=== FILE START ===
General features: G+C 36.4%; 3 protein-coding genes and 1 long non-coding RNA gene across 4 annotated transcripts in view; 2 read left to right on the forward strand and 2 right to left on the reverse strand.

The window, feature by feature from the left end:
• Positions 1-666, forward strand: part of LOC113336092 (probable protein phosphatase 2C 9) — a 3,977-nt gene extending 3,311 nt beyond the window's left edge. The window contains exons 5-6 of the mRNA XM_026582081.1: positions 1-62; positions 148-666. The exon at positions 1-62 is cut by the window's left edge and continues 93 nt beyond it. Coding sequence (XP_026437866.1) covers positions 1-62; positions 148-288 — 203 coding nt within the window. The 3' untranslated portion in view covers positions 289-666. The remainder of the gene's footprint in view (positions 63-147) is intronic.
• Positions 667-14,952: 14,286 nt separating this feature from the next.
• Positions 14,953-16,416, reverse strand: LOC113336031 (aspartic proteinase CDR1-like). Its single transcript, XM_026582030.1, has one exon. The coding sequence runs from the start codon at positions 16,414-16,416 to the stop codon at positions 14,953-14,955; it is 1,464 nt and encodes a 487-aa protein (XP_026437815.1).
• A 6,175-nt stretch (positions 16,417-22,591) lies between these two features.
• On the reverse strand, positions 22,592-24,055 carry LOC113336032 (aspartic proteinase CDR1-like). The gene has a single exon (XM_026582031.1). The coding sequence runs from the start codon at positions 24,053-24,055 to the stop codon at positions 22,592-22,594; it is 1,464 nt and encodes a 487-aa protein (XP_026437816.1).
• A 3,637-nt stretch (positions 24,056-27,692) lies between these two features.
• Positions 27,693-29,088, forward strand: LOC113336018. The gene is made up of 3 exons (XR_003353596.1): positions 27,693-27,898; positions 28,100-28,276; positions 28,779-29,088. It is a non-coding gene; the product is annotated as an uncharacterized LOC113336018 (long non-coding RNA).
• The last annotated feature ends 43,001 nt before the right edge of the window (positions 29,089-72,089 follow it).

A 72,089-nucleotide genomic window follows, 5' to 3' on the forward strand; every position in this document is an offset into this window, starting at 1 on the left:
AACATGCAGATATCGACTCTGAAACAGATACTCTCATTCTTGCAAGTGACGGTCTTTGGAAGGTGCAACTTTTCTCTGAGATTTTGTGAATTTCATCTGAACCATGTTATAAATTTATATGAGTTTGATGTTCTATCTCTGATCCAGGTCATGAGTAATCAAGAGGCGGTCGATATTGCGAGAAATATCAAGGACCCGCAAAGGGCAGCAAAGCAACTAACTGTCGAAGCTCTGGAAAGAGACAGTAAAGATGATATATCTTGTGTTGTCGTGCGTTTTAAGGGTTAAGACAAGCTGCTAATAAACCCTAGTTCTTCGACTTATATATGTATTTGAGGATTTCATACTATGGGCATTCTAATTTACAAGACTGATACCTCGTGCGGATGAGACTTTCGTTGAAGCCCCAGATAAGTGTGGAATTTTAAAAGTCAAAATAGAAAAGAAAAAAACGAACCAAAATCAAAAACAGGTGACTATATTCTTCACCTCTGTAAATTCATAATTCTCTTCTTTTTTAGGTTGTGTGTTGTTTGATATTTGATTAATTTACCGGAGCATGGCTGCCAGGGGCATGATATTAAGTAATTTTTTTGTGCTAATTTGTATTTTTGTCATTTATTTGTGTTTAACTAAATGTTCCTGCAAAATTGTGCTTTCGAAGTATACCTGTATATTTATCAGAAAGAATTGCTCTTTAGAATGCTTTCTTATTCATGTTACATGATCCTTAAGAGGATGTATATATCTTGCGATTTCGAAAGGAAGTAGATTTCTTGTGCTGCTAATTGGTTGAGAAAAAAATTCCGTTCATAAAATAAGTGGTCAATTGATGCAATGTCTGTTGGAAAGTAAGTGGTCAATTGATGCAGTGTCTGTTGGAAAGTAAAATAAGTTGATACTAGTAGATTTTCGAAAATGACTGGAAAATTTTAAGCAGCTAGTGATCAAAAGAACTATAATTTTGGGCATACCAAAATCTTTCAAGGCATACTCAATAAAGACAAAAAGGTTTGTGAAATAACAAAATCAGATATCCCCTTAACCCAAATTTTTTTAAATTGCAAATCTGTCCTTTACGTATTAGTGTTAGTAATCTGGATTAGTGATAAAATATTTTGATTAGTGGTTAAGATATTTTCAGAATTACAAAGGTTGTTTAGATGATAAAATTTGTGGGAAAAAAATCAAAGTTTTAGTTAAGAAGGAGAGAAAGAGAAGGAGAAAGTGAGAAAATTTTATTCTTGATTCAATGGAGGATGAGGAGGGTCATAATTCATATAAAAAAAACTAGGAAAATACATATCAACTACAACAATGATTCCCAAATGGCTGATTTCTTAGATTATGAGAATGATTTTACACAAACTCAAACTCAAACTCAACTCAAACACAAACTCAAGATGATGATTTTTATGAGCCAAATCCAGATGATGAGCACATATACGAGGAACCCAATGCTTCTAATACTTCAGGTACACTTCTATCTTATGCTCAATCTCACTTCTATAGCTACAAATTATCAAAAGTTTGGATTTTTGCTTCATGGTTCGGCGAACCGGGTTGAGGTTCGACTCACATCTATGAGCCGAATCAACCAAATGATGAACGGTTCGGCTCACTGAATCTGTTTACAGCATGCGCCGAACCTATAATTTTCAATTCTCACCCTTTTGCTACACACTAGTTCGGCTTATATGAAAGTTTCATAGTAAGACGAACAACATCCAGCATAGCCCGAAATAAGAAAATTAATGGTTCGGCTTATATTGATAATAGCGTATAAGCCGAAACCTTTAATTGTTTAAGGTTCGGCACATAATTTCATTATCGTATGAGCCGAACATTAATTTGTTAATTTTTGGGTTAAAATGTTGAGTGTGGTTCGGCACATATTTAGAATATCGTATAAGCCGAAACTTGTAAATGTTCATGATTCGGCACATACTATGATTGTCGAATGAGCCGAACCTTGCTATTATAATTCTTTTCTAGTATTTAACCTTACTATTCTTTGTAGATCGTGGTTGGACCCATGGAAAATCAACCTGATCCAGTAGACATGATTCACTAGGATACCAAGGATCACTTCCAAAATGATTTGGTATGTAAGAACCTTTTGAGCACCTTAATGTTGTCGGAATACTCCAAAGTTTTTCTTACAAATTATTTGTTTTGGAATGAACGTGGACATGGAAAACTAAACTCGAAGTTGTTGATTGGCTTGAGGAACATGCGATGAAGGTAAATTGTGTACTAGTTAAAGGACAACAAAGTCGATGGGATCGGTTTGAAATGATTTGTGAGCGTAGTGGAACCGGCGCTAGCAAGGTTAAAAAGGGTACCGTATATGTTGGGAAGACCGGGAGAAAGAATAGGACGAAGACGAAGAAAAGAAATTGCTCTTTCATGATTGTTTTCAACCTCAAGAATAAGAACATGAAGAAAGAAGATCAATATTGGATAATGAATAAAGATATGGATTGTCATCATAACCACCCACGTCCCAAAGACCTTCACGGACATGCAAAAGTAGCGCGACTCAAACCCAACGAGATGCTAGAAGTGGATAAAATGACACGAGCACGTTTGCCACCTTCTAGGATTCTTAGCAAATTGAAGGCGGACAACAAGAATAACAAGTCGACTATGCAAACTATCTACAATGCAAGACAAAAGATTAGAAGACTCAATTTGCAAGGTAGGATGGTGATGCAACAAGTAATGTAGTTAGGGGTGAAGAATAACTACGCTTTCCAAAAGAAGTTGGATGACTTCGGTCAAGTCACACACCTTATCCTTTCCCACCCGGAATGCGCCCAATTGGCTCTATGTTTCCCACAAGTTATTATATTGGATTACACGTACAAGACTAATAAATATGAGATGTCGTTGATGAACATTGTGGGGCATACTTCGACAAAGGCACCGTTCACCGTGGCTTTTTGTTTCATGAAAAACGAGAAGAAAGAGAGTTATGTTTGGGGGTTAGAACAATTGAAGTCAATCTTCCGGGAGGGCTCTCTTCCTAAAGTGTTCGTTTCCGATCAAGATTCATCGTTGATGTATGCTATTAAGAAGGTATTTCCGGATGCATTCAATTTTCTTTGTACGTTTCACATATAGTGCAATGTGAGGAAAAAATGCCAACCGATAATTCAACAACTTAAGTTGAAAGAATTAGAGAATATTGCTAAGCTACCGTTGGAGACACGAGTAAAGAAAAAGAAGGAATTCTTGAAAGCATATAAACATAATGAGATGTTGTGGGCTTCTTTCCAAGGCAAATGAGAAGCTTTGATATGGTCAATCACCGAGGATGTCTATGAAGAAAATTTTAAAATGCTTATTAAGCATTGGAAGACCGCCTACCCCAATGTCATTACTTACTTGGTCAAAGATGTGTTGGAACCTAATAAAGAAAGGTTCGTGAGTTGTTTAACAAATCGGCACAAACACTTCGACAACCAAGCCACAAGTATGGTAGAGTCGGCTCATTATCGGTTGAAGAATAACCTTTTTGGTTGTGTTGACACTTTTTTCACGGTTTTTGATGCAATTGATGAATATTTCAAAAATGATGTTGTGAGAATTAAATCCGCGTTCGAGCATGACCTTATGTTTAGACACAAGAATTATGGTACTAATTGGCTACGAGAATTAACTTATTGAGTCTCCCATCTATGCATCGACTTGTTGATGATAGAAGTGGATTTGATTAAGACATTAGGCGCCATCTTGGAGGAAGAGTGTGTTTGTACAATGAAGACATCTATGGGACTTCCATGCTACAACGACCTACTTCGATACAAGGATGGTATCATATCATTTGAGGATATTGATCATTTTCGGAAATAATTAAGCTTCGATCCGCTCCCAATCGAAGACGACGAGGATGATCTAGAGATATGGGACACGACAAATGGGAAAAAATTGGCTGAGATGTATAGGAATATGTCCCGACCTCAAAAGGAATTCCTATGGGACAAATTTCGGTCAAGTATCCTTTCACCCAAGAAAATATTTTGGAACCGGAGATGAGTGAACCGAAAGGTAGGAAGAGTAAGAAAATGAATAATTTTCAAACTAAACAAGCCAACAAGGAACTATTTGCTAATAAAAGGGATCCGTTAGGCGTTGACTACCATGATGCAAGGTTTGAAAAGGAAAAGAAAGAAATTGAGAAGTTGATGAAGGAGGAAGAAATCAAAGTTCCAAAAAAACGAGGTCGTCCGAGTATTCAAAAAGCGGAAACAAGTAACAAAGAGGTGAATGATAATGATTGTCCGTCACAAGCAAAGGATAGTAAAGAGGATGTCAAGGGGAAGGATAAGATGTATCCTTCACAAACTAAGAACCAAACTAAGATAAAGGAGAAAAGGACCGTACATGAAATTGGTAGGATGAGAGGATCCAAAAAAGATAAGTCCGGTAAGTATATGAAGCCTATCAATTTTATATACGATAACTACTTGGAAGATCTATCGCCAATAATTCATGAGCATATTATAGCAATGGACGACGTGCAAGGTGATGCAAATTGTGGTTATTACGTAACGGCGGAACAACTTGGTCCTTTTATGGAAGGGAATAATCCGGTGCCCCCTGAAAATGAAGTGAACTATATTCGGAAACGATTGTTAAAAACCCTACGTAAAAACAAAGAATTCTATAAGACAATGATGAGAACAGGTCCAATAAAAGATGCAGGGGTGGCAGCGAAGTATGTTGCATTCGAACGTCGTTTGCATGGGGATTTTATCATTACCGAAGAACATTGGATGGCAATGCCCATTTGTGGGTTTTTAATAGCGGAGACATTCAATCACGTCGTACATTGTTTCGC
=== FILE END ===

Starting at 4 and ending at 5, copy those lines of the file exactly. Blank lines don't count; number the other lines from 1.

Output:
• Positions 667-14,952: 14,286 nt separating this feature from the next.
• Positions 14,953-16,416, reverse strand: LOC113336031 (aspartic proteinase CDR1-like). Its single transcript, XM_026582030.1, has one exon. The coding sequence runs from the start codon at positions 16,414-16,416 to the stop codon at positions 14,953-14,955; it is 1,464 nt and encodes a 487-aa protein (XP_026437815.1).